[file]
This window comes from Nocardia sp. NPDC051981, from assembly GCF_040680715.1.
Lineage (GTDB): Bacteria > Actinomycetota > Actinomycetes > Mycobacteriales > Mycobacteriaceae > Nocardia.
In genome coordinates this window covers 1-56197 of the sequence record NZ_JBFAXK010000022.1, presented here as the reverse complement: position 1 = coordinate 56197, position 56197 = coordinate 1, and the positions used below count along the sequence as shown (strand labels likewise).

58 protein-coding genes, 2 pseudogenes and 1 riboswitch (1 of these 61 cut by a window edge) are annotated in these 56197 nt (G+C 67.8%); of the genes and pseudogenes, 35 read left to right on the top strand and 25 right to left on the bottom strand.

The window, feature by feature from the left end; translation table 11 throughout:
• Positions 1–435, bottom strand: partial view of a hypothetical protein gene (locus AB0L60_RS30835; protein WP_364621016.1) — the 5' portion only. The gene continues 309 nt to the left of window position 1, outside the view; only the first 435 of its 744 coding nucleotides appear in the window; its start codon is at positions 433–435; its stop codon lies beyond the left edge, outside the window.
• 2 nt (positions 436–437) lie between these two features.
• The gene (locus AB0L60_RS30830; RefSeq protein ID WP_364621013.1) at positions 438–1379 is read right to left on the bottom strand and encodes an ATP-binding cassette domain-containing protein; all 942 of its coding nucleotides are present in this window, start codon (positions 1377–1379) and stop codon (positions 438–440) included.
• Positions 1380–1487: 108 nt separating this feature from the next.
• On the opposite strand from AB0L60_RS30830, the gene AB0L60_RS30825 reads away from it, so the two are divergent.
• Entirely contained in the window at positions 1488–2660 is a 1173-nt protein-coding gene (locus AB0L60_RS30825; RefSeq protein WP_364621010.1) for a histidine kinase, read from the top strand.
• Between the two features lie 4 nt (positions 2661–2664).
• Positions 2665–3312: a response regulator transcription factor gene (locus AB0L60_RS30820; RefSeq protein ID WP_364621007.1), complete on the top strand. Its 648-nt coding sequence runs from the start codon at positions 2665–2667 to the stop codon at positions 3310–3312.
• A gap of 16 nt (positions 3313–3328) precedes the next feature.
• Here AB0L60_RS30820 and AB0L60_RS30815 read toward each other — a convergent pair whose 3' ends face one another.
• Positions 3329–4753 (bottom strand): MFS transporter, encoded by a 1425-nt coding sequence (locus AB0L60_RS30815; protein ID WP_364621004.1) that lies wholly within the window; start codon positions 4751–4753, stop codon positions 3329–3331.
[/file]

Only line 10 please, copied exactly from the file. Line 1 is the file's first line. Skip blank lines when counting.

• On the opposite strand from AB0L60_RS30830, the gene AB0L60_RS30825 reads away from it, so the two are divergent.